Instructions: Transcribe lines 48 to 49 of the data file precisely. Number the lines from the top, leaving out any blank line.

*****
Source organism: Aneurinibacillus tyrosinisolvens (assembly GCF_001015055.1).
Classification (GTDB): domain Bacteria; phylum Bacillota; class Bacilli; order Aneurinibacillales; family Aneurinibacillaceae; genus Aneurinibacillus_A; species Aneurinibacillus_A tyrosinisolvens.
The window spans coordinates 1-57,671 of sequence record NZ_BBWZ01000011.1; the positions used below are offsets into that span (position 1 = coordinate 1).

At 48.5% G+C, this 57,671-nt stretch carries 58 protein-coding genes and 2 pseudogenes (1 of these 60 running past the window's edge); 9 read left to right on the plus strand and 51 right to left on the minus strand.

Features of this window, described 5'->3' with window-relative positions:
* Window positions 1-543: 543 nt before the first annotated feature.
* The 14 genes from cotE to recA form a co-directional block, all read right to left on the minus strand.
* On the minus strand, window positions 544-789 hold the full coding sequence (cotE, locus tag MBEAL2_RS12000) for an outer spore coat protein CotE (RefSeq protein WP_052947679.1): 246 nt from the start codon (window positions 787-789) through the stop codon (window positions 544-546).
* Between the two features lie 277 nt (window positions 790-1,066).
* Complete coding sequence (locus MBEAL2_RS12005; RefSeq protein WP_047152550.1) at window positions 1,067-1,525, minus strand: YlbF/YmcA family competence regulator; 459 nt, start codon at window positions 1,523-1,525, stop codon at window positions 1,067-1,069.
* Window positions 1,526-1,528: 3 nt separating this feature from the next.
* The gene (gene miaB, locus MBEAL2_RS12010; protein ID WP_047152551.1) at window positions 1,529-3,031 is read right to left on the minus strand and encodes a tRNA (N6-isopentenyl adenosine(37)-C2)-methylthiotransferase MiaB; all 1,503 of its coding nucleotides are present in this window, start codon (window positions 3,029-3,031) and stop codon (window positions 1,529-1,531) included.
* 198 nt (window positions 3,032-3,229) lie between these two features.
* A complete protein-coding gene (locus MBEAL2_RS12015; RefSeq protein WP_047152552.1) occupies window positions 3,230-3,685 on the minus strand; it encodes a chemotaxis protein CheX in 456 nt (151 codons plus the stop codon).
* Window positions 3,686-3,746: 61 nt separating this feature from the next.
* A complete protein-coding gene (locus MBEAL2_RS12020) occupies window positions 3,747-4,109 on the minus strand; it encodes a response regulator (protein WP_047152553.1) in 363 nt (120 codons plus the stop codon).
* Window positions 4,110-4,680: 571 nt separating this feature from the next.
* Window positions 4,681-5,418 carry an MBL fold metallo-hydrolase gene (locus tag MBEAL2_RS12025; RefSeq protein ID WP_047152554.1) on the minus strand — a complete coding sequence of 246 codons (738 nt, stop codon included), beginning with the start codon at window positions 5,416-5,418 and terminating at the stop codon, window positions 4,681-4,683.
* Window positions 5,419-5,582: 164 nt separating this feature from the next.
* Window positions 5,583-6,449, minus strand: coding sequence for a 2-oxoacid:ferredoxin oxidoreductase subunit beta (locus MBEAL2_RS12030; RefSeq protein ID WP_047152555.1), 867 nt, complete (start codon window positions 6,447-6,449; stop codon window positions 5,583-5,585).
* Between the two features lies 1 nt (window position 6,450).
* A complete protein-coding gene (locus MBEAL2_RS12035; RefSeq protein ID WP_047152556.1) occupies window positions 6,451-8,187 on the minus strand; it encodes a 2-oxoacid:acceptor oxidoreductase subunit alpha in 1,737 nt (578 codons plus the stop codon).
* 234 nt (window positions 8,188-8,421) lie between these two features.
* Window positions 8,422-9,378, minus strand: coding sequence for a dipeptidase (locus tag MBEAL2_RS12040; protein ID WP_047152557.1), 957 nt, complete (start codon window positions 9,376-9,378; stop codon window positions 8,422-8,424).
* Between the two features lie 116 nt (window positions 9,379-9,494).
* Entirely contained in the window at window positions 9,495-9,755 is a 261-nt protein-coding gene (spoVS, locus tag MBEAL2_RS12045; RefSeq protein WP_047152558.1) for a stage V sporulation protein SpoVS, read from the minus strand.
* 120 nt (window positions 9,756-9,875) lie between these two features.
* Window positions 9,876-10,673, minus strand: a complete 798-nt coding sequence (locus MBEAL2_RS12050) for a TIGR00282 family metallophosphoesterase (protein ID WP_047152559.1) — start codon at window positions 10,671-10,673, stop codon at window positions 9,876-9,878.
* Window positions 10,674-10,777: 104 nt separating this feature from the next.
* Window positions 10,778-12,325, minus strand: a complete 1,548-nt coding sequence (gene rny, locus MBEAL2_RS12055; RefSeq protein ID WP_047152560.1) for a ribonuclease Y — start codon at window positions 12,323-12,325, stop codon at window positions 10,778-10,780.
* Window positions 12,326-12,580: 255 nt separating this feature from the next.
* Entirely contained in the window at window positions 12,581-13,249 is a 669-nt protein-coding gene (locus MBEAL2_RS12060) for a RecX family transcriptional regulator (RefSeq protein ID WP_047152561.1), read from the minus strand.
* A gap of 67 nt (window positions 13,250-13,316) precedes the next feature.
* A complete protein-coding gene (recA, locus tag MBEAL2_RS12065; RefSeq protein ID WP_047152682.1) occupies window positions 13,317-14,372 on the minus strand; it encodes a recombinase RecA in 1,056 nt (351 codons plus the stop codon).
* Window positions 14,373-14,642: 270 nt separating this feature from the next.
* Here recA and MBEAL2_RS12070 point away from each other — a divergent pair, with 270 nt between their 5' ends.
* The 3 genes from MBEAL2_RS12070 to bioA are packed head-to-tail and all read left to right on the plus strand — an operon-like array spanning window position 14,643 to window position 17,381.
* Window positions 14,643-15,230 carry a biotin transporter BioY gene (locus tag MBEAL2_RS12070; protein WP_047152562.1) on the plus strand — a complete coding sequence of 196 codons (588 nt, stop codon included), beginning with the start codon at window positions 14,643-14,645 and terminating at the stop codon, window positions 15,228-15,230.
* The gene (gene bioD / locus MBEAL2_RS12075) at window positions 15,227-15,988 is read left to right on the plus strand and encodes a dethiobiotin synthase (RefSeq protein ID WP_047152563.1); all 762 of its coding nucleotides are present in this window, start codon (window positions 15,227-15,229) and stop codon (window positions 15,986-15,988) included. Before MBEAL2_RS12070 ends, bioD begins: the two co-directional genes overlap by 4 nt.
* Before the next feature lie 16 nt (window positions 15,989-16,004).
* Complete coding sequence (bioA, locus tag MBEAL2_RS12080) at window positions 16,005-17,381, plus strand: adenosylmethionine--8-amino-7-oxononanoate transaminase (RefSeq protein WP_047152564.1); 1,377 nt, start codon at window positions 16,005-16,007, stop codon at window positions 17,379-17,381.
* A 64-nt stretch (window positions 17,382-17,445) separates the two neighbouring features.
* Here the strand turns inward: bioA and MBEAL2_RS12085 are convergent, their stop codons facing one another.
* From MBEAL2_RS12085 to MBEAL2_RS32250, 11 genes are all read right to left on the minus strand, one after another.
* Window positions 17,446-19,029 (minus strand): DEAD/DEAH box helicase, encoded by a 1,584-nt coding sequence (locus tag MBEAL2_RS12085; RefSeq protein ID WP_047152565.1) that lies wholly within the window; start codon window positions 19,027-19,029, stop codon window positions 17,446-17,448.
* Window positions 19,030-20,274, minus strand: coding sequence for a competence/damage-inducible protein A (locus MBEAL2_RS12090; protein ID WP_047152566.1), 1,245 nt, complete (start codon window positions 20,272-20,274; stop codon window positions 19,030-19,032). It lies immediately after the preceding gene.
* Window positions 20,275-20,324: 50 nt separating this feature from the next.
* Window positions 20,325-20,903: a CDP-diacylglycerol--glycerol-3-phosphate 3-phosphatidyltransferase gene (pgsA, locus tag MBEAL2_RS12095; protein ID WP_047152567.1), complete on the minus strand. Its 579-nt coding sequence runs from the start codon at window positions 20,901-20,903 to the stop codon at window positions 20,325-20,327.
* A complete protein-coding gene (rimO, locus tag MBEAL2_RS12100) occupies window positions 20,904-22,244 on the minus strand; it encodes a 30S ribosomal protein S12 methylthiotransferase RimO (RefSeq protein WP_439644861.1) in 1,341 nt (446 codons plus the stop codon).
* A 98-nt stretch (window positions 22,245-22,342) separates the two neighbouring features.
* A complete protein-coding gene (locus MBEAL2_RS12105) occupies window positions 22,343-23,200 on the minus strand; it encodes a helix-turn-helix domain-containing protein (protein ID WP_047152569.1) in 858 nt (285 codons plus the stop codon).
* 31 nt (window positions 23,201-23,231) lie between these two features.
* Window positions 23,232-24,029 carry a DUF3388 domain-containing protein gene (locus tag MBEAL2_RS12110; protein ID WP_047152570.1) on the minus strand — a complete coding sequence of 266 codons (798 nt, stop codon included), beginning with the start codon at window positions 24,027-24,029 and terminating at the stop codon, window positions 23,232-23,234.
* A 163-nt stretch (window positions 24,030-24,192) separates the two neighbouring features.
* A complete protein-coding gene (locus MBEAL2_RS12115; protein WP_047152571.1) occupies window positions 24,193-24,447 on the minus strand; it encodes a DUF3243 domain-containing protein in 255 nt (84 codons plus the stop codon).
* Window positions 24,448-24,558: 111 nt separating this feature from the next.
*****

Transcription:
* Window positions 20,325-20,903: a CDP-diacylglycerol--glycerol-3-phosphate 3-phosphatidyltransferase gene (pgsA, locus tag MBEAL2_RS12095; protein ID WP_047152567.1), complete on the minus strand. Its 579-nt coding sequence runs from the start codon at window positions 20,901-20,903 to the stop codon at window positions 20,325-20,327.
* A complete protein-coding gene (rimO, locus tag MBEAL2_RS12100) occupies window positions 20,904-22,244 on the minus strand; it encodes a 30S ribosomal protein S12 methylthiotransferase RimO (RefSeq protein WP_439644861.1) in 1,341 nt (446 codons plus the stop codon).